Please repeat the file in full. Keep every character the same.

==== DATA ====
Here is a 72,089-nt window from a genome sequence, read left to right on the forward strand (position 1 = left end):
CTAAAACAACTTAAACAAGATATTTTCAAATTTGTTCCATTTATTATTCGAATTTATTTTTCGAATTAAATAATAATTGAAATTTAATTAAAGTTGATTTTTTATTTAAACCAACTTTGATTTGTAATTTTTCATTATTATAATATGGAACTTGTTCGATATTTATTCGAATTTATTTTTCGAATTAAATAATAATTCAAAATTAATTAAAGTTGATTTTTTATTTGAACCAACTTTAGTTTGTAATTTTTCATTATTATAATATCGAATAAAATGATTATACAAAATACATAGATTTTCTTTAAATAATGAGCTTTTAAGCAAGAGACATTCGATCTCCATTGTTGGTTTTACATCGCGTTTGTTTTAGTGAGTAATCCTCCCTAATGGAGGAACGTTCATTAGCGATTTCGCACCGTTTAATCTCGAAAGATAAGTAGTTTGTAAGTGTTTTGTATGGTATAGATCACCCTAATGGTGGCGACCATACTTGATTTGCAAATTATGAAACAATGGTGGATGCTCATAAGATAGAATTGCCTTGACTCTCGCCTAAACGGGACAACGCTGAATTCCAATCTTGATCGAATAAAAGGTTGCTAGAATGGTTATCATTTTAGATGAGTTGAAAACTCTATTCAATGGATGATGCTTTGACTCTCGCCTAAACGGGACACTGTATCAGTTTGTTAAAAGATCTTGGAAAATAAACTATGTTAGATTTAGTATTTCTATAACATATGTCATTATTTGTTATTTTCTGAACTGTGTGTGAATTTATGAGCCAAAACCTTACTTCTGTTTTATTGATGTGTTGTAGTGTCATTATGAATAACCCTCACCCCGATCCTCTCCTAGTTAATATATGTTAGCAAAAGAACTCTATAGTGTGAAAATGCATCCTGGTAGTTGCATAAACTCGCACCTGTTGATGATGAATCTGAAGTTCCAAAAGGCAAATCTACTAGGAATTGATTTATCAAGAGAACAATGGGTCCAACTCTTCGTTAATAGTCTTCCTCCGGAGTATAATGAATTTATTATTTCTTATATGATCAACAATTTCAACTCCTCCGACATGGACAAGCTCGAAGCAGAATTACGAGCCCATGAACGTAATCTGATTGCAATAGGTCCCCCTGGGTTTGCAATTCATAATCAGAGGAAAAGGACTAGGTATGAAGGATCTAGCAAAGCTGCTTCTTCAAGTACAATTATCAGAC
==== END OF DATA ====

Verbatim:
Here is a 72,089-nt window from a genome sequence, read left to right on the forward strand (position 1 = left end):
CTAAAACAACTTAAACAAGATATTTTCAAATTTGTTCCATTTATTATTCGAATTTATTTTTCGAATTAAATAATAATTGAAATTTAATTAAAGTTGATTTTTTATTTAAACCAACTTTGATTTGTAATTTTTCATTATTATAATATGGAACTTGTTCGATATTTATTCGAATTTATTTTTCGAATTAAATAATAATTCAAAATTAATTAAAGTTGATTTTTTATTTGAACCAACTTTAGTTTGTAATTTTTCATTATTATAATATCGAATAAAATGATTATACAAAATACATAGATTTTCTTTAAATAATGAGCTTTTAAGCAAGAGACATTCGATCTCCATTGTTGGTTTTACATCGCGTTTGTTTTAGTGAGTAATCCTCCCTAATGGAGGAACGTTCATTAGCGATTTCGCACCGTTTAATCTCGAAAGATAAGTAGTTTGTAAGTGTTTTGTATGGTATAGATCACCCTAATGGTGGCGACCATACTTGATTTGCAAATTATGAAACAATGGTGGATGCTCATAAGATAGAATTGCCTTGACTCTCGCCTAAACGGGACAACGCTGAATTCCAATCTTGATCGAATAAAAGGTTGCTAGAATGGTTATCATTTTAGATGAGTTGAAAACTCTATTCAATGGATGATGCTTTGACTCTCGCCTAAACGGGACACTGTATCAGTTTGTTAAAAGATCTTGGAAAATAAACTATGTTAGATTTAGTATTTCTATAACATATGTCATTATTTGTTATTTTCTGAACTGTGTGTGAATTTATGAGCCAAAACCTTACTTCTGTTTTATTGATGTGTTGTAGTGTCATTATGAATAACCCTCACCCCGATCCTCTCCTAGTTAATATATGTTAGCAAAAGAACTCTATAGTGTGAAAATGCATCCTGGTAGTTGCATAAACTCGCACCTGTTGATGATGAATCTGAAGTTCCAAAAGGCAAATCTACTAGGAATTGATTTATCAAGAGAACAATGGGTCCAACTCTTCGTTAATAGTCTTCCTCCGGAGTATAATGAATTTATTATTTCTTATATGATCAACAATTTCAACTCCTCCGACATGGACAAGCTCGAAGCAGAATTACGAGCCCATGAACGTAATCTGATTGCAATAGGTCCCCCTGGGTTTGCAATTCATAATCAGAGGAAAAGGACTAGGTATGAAGGATCTAGCAAAGCTGCTTCTTCAAGTACAATTATCAGAC